by Suzanne Wdowik

On clear, moonless nights in Oscoda, the stars come out to play. I’ve stayed up past midnight quite a few times, lying on the beach or on the grass, staring up at the sky in search of constellations and shooting stars. In urban areas downstate, the stars have to struggle through light pollution, and it’s obvious that they’re light-years from Earth; in Oscoda, the stars are numerous and sharp as a cut diamond. I vividly remember one particular night when I woke up at three in the morning. I trudged out of my room, wandered outside, and jolted awake when I saw the dome of the sky. The swath of stars and the Milky Way looked close enough to touch, like I could dip my fingers into the sky and swirl the stars around like they were minnows in the Au Sable.

Hubble photograph

An image of galaxy NGC 2770 captured by the Hubble Space Telescope
photo credit: ESA/Hubble & NASA, A. Filippenko

Oscoda might soon be touching the sky in a real(ly cool) way. So much technology already relies on satellites, and much more can be done as technology continues to advance. Satellites pinpoint our location so we can find our way to a restaurant, let us know when that big winter storm is gonna blow through, and take stunning photographs of distant galaxies and other celestial stuff. So, the fact that Michigan is getting into the space game? Pretty exciting. The Michigan Aerospace Manufacturers Association (or MAMA for short) has already announced Marquette and Oscoda as its launch sites, and plans for creating a spaceport (spaceport! how cool is that?!) at Oscoda-Wurtsmith Airport are already underway.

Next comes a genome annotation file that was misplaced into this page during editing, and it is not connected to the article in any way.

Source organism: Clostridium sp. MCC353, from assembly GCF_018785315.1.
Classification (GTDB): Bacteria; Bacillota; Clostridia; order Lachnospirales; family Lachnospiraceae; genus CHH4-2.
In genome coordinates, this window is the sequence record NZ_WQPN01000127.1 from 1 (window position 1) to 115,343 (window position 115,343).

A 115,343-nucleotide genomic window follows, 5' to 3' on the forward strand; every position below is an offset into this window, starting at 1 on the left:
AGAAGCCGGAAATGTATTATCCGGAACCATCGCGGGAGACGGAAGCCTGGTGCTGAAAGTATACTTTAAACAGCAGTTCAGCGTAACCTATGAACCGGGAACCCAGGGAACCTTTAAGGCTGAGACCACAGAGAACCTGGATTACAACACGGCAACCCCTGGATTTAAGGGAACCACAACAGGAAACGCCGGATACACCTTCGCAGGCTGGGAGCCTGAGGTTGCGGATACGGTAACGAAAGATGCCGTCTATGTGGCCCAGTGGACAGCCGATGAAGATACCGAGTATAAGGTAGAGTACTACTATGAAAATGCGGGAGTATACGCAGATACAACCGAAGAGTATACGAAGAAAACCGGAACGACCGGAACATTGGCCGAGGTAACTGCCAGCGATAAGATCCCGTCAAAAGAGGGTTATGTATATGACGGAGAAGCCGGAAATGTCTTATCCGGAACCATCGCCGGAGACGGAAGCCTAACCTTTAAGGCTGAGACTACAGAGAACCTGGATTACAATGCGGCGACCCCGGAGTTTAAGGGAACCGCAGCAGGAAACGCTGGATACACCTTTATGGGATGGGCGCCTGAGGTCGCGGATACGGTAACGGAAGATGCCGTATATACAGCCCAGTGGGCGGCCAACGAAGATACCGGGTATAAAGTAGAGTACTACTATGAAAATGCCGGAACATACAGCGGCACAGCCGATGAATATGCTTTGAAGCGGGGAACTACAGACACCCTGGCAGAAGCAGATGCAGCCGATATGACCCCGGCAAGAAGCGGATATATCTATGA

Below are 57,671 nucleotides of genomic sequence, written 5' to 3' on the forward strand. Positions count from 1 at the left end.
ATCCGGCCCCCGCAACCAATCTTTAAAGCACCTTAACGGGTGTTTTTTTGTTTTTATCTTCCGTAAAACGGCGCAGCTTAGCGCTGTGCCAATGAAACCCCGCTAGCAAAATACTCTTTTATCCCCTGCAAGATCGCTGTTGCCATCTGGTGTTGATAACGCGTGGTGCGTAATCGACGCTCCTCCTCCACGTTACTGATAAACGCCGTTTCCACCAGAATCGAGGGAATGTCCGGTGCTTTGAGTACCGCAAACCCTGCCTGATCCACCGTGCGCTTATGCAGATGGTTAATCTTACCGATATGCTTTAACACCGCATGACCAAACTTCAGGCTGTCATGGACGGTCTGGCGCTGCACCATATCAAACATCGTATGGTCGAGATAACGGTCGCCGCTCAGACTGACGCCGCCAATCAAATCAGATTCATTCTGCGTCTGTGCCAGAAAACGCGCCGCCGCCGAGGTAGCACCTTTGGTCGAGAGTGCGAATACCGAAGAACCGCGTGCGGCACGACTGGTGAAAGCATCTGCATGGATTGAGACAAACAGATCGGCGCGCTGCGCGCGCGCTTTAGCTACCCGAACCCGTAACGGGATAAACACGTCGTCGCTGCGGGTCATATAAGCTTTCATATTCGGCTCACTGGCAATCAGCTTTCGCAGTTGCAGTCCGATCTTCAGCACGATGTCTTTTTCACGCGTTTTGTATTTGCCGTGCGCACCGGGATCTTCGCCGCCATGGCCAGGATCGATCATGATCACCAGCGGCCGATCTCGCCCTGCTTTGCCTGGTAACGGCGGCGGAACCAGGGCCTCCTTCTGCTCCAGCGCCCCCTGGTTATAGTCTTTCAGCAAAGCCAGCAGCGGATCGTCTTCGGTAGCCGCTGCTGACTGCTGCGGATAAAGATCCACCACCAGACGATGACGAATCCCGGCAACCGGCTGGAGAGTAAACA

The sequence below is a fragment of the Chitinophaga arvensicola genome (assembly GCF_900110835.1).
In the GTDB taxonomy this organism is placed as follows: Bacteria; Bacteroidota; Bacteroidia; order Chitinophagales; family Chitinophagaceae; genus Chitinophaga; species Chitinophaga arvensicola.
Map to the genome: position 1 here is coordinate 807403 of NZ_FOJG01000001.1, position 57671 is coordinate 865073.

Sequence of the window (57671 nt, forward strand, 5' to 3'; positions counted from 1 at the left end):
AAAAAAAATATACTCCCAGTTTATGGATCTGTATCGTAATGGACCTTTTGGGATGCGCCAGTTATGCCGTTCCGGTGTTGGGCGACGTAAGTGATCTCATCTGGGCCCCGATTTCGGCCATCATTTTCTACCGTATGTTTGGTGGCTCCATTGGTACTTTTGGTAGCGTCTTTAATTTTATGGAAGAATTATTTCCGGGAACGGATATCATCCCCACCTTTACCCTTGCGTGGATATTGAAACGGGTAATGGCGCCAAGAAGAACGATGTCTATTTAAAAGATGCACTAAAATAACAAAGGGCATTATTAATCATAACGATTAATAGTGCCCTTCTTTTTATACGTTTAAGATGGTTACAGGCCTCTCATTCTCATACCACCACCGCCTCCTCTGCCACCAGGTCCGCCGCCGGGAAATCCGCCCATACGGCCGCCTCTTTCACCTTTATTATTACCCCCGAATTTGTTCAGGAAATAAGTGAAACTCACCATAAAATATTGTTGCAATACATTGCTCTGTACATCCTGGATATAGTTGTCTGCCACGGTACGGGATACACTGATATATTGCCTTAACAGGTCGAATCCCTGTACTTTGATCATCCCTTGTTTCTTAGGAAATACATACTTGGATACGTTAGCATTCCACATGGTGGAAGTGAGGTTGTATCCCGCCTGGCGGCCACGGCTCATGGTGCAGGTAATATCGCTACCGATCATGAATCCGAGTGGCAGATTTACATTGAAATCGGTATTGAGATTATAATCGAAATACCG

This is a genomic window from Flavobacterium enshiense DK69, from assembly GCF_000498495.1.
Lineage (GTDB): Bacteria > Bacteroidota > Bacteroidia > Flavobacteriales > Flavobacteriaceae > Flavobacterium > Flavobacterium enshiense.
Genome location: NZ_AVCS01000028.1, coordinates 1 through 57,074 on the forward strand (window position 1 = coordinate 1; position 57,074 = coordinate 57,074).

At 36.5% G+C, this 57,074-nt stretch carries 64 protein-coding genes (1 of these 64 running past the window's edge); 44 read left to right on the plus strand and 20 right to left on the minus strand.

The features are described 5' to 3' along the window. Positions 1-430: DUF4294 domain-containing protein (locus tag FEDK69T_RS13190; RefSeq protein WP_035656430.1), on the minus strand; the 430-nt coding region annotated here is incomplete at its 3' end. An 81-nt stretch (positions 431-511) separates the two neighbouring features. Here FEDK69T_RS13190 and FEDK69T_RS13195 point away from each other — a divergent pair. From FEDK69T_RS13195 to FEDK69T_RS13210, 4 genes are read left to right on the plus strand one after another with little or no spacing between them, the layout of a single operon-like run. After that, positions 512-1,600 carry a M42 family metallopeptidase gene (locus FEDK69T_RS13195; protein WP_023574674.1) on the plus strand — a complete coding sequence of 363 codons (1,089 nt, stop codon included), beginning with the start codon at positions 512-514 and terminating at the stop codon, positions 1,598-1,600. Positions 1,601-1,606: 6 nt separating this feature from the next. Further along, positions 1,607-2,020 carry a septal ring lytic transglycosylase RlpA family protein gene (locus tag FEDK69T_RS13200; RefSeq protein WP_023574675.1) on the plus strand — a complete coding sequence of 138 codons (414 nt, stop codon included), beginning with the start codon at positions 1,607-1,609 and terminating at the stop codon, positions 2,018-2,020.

Aerial of Wurtsmith
Oscoda-Wurtsmith Airport in 2006
photo credit: United States Geological Survey (USGS), Public domain, via Wikimedia Commons

Anyone who’s from Oscoda, and many people outside of it, know the importance of Wurtsmith. Currently, it hosts Kalitta Air; Wurtsmith Air Museum, a museum with relics and retired aircraft; airplane maintenance and flight training; and a lot of space with a lengthy runway. Historically, it was a United States Air Force base, and many veterans hail from Wurtsmith. Adding onto Oscoda-Wurtsmith’s existing qualities and functions, MAMA’s plan for Wurtsmith is to make it the site of horizontal launches; essentially, they want to strap rockets onto jet planes and shoot them over Lake Huron. The satellites will be launched into low earth orbit, which is the plane of space where the International Space Station and the Hubble Telescope call home. Far enough away to get a taste of space, but close enough to be visible from our homes.

If everything goes according to plan, we’ve got a few years before launches will get underway. We could be seeing take-offs in 2023, or maybe 2024. Who knows what exciting possibilities this will bring to an already-exciting town! Perhaps we’ll be able to go into town, grab an ice cream, head down to the beach, and look up into the sky, knowing that the little stars zipping across the sky are actually pieces of ingenuity that came from right here in Oscoda.